Figure 1. Percentage of Salmonella isolates that were classified as exotic from various Western Australian regions and their adjacent coastal islands.
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One particular strain, S. enterica serotype Enteriditis phage type 4, had previously been found in increasing numbers in sub-Antarctic fur seals7. In WA, it was found in travellers returning to WA from Indonesia, and was also found in the samples from the Adélie penguins in the Australian Antarctic territory5,6. This phage type was known to have emerged and spread from Europe in the 1980s, and importation in returned travellers has been well documented11. The WA data suggests a potential role for the Western Australian ecosystem as a ‘staging post’ for the onward spread of organisms by human movement into Antarctica.

The data obtained from this collection has shown the historical and ongoing impact of human colonisation and other travel on the spread of important microorganisms into Australia, within Australia and, probably, onwards from there. That has had a significant impact on human, animal and environmental ecosystems in settled and pristine locations.

These observations clearly demonstrate the value of collections of organisms for better understanding disease ecology and for ongoing surveillance, even when restricted to traditional typing methods like phage-typing and serotyping. It is unfortunate that this historical collection is no longer available for further analysis using contemporary techniques such as whole genome sequencing, which has shown its additional value in identifying sources and mapping the transmission pathways of different Salmonella strains12,13.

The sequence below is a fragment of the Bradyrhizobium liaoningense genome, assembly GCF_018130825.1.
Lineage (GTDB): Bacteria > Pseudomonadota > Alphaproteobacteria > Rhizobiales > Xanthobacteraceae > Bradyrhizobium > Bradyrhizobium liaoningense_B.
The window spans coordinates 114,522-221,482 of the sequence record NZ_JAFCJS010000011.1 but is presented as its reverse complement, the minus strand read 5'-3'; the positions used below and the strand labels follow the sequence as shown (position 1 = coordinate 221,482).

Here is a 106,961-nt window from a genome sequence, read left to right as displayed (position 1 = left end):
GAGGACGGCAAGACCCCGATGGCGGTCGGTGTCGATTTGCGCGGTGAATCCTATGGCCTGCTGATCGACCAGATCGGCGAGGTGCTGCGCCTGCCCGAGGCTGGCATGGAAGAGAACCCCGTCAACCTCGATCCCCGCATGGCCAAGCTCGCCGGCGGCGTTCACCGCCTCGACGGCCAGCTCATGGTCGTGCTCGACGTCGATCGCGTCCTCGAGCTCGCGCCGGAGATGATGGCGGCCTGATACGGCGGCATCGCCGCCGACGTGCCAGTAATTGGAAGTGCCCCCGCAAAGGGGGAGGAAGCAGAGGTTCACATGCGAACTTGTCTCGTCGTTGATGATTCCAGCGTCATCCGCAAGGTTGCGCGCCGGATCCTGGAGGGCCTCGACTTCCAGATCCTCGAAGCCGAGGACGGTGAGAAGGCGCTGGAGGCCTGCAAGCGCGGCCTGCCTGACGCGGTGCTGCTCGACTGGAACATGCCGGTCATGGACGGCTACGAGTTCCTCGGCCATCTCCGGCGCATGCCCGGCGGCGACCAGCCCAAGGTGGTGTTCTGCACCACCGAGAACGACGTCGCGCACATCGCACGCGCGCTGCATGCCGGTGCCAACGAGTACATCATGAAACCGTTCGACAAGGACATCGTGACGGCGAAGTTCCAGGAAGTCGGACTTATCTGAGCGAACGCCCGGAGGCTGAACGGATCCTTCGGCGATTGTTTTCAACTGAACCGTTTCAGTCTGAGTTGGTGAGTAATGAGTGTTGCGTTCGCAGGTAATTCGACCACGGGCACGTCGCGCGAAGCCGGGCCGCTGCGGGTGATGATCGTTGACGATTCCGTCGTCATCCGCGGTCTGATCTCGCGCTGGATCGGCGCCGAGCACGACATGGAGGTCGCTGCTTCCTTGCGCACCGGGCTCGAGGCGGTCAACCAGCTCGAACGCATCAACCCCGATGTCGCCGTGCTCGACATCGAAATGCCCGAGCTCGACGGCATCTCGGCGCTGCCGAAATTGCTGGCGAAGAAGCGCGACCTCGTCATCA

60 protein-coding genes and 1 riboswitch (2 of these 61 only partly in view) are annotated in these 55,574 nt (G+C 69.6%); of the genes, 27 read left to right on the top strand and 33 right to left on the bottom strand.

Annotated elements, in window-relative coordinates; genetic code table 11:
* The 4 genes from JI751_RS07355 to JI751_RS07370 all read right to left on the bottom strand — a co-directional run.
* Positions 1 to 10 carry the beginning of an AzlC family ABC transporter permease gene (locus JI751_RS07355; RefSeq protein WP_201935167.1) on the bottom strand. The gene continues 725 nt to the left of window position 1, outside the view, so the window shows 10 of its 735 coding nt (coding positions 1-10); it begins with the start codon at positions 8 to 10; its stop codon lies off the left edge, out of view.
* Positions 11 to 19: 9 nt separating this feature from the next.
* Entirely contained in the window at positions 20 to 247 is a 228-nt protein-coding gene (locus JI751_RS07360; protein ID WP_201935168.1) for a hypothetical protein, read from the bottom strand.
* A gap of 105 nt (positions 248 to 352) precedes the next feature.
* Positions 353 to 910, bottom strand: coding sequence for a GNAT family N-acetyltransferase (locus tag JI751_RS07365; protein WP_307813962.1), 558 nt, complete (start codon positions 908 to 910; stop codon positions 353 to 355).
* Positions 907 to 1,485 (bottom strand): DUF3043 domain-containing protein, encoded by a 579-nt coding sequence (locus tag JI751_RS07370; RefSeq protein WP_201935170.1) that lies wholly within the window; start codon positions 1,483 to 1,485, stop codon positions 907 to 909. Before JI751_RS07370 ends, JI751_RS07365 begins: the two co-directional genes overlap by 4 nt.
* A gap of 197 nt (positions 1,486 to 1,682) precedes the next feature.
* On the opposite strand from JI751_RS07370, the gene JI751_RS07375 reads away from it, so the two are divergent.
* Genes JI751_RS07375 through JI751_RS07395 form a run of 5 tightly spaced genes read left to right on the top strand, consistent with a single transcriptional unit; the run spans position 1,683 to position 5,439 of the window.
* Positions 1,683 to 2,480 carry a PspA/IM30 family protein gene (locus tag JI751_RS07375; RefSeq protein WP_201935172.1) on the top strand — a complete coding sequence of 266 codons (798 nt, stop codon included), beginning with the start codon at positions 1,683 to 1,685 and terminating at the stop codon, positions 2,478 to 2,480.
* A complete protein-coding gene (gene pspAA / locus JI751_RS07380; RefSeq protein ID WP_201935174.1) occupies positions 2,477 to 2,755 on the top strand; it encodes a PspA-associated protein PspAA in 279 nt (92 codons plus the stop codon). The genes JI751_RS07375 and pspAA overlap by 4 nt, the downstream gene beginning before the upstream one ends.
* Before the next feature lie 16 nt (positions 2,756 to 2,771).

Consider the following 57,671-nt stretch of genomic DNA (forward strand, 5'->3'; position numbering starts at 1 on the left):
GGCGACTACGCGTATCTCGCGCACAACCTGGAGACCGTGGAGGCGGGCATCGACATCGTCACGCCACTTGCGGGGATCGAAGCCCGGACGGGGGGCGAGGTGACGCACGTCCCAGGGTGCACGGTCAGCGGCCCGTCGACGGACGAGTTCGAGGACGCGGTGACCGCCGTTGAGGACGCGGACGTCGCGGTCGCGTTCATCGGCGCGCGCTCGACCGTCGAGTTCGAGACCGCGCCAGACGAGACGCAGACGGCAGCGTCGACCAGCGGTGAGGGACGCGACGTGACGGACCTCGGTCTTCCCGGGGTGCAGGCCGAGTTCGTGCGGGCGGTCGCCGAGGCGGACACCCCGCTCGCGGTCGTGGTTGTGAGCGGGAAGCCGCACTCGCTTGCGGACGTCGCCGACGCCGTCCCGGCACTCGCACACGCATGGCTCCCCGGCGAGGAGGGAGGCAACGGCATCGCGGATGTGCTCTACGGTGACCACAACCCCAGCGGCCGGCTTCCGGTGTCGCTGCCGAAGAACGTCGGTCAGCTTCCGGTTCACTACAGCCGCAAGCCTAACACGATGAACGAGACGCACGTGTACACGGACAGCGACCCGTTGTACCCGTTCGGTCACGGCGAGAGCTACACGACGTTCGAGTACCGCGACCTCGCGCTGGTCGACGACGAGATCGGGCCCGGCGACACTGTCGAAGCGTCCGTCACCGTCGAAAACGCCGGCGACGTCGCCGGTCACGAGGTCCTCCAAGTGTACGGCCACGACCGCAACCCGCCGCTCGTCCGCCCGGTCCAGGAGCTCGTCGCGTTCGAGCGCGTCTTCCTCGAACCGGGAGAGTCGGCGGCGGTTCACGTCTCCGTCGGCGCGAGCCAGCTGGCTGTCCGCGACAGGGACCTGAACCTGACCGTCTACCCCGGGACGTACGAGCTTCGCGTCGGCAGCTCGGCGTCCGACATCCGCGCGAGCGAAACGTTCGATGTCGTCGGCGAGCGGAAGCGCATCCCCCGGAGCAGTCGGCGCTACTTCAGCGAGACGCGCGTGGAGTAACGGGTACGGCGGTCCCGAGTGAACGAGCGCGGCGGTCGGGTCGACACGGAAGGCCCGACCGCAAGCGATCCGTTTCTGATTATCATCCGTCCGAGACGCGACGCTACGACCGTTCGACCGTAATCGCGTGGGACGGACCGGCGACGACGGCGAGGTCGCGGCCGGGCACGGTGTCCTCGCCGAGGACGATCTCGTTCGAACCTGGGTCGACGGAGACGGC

The authors acknowledge the staff of the Enteric Laboratory of the Western Australia State Health Laboratory Service, which was subsequently incorporated into PathCentre and then into PathWest.


John Iveson was a senior scientist in the enteric section of the State Health Laboratory Service in Western Australia for over 50 years. The collection of organisms in the Salmonella typing laboratory was a lifetime endeavour and achievement for him, and his work with it continued following his retirement, up until a few days before he passed away in August, 2016. He remained a keen competitive cyclist throughout his life.

Don Bradshaw is an Emeritus Professor and Senior Honorary Research Fellow in the School of Biological Sciences at the University of Western Australia, where he was Chair of Zoology from 1969 to 2005. He has had a wide interest in research related to fish, frogs, reptiles and marsupials, producing three books and over 250 scientific papers. His current activities are directed to trying to conserve the amazing biodiversity in the southwest of WA.

David Smith is a Clinical Microbiologist at PathWest Laboratory Medicine WA, and a Clinical Professor in the Faculty of Medicine and Heath Sciences at the University of Western Australia. His research interests include arboviruses, respiratory viruses, emerging infections and laboratory-based epidemiology.